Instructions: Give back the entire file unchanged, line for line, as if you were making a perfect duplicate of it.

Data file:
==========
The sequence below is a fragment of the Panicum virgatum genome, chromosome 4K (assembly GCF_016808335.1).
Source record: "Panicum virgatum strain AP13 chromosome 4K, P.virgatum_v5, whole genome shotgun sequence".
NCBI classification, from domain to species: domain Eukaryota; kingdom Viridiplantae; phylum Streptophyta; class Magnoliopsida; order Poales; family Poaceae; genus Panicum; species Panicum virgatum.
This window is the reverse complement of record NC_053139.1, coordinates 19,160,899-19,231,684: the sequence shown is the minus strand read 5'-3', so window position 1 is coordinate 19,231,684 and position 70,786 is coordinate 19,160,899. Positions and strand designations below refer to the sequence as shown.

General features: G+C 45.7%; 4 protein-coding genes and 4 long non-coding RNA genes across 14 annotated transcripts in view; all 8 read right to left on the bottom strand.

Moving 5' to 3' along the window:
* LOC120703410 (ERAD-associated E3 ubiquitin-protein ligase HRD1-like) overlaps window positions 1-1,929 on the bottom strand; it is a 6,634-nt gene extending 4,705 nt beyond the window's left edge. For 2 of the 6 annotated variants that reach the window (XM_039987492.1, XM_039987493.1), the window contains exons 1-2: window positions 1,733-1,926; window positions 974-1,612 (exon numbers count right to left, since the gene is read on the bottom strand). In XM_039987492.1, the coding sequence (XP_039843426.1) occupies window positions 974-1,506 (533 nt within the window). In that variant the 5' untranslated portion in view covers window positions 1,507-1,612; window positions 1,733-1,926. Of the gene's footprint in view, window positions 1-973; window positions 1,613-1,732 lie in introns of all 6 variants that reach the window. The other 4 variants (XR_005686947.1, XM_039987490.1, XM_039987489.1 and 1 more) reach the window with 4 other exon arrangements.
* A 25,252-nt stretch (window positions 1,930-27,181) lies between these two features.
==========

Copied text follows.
The sequence below is a fragment of the Panicum virgatum genome, chromosome 4K (assembly GCF_016808335.1).
Source record: "Panicum virgatum strain AP13 chromosome 4K, P.virgatum_v5, whole genome shotgun sequence".
NCBI classification, from domain to species: domain Eukaryota; kingdom Viridiplantae; phylum Streptophyta; class Magnoliopsida; order Poales; family Poaceae; genus Panicum; species Panicum virgatum.
This window is the reverse complement of record NC_053139.1, coordinates 19,160,899-19,231,684: the sequence shown is the minus strand read 5'-3', so window position 1 is coordinate 19,231,684 and position 70,786 is coordinate 19,160,899. Positions and strand designations below refer to the sequence as shown.

General features: G+C 45.7%; 4 protein-coding genes and 4 long non-coding RNA genes across 14 annotated transcripts in view; all 8 read right to left on the bottom strand.

Moving 5' to 3' along the window:
* LOC120703410 (ERAD-associated E3 ubiquitin-protein ligase HRD1-like) overlaps window positions 1-1,929 on the bottom strand; it is a 6,634-nt gene extending 4,705 nt beyond the window's left edge. For 2 of the 6 annotated variants that reach the window (XM_039987492.1, XM_039987493.1), the window contains exons 1-2: window positions 1,733-1,926; window positions 974-1,612 (exon numbers count right to left, since the gene is read on the bottom strand). In XM_039987492.1, the coding sequence (XP_039843426.1) occupies window positions 974-1,506 (533 nt within the window). In that variant the 5' untranslated portion in view covers window positions 1,507-1,612; window positions 1,733-1,926. Of the gene's footprint in view, window positions 1-973; window positions 1,613-1,732 lie in introns of all 6 variants that reach the window. The other 4 variants (XR_005686947.1, XM_039987490.1, XM_039987489.1 and 1 more) reach the window with 4 other exon arrangements.
* A 25,252-nt stretch (window positions 1,930-27,181) lies between these two features.